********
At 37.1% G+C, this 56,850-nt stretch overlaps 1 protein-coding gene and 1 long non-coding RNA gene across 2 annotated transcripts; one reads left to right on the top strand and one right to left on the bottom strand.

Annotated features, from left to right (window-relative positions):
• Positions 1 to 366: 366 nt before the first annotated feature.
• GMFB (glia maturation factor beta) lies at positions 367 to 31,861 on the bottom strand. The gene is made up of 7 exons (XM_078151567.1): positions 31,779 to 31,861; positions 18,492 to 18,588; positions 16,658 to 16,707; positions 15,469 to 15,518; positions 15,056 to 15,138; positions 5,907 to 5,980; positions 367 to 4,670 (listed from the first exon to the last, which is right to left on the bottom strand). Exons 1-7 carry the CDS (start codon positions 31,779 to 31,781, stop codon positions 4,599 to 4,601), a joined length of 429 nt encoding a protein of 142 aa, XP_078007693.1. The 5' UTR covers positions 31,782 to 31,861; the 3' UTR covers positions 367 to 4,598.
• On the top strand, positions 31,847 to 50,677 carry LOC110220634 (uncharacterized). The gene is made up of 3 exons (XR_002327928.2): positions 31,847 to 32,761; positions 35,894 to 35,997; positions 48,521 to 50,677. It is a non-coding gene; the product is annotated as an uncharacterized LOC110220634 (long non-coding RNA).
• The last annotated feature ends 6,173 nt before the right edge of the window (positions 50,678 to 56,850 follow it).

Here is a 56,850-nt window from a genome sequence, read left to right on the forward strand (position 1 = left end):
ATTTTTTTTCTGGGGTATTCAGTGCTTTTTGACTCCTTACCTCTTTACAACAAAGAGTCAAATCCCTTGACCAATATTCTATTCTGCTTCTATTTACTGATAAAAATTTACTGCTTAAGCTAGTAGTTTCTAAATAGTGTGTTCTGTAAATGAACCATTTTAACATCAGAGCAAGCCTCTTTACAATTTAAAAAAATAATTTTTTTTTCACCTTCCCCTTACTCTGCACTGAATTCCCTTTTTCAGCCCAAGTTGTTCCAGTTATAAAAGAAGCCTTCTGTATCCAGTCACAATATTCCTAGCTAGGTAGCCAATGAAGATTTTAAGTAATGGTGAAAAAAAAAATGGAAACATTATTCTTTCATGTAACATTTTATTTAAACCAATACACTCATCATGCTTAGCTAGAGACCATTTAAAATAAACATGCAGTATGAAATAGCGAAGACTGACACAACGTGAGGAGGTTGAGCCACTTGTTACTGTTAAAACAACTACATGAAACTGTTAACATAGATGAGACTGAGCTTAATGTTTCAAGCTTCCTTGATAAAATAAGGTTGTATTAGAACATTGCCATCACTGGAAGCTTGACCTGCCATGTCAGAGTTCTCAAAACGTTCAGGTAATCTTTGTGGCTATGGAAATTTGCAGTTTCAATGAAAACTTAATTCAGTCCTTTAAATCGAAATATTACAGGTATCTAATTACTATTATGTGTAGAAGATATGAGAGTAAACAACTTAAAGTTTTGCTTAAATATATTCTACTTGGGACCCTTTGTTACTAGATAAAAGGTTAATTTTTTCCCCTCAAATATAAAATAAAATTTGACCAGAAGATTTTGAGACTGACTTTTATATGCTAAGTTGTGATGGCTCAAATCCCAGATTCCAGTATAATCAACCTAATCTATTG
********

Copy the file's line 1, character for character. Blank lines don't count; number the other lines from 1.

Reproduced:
At 37.1% G+C, this 56,850-nt stretch overlaps 1 protein-coding gene and 1 long non-coding RNA gene across 2 annotated transcripts; one reads left to right on the top strand and one right to left on the bottom strand.